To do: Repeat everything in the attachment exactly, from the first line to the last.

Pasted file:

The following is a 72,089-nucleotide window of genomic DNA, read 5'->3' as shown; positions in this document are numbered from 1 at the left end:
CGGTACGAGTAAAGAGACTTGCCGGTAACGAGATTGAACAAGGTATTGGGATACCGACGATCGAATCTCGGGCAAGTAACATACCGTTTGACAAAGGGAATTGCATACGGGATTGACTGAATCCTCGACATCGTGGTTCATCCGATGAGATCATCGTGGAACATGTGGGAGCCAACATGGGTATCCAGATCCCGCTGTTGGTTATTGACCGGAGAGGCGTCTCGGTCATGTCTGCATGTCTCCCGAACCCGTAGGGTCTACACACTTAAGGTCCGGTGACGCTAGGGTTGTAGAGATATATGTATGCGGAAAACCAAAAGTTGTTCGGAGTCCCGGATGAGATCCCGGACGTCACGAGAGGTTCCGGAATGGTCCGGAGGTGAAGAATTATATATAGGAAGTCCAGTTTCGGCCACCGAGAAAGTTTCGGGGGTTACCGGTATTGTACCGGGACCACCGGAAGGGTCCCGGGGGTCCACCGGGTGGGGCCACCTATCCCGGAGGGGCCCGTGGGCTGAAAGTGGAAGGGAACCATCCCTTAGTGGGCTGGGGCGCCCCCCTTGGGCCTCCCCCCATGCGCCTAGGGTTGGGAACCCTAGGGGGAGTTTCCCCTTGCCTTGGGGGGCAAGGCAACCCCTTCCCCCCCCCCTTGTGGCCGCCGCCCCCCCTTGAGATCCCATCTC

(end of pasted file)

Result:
The following is a 72,089-nucleotide window of genomic DNA, read 5'->3' as shown; positions in this document are numbered from 1 at the left end:
CGGTACGAGTAAAGAGACTTGCCGGTAACGAGATTGAACAAGGTATTGGGATACCGACGATCGAATCTCGGGCAAGTAACATACCGTTTGACAAAGGGAATTGCATACGGGATTGACTGAATCCTCGACATCGTGGTTCATCCGATGAGATCATCGTGGAACATGTGGGAGCCAACATGGGTATCCAGATCCCGCTGTTGGTTATTGACCGGAGAGGCGTCTCGGTCATGTCTGCATGTCTCCCGAACCCGTAGGGTCTACACACTTAAGGTCCGGTGACGCTAGGGTTGTAGAGATATATGTATGCGGAAAACCAAAAGTTGTTCGGAGTCCCGGATGAGATCCCGGACGTCACGAGAGGTTCCGGAATGGTCCGGAGGTGAAGAATTATATATAGGAAGTCCAGTTTCGGCCACCGAGAAAGTTTCGGGGGTTACCGGTATTGTACCGGGACCACCGGAAGGGTCCCGGGGGTCCACCGGGTGGGGCCACCTATCCCGGAGGGGCCCGTGGGCTGAAAGTGGAAGGGAACCATCCCTTAGTGGGCTGGGGCGCCCCCCTTGGGCCTCCCCCCATGCGCCTAGGGTTGGGAACCCTAGGGGGAGTTTCCCCTTGCCTTGGGGGGCAAGGCAACCCCTTCCCCCCCCCCTTGTGGCCGCCGCCCCCCCTTGAGATCCCATCTC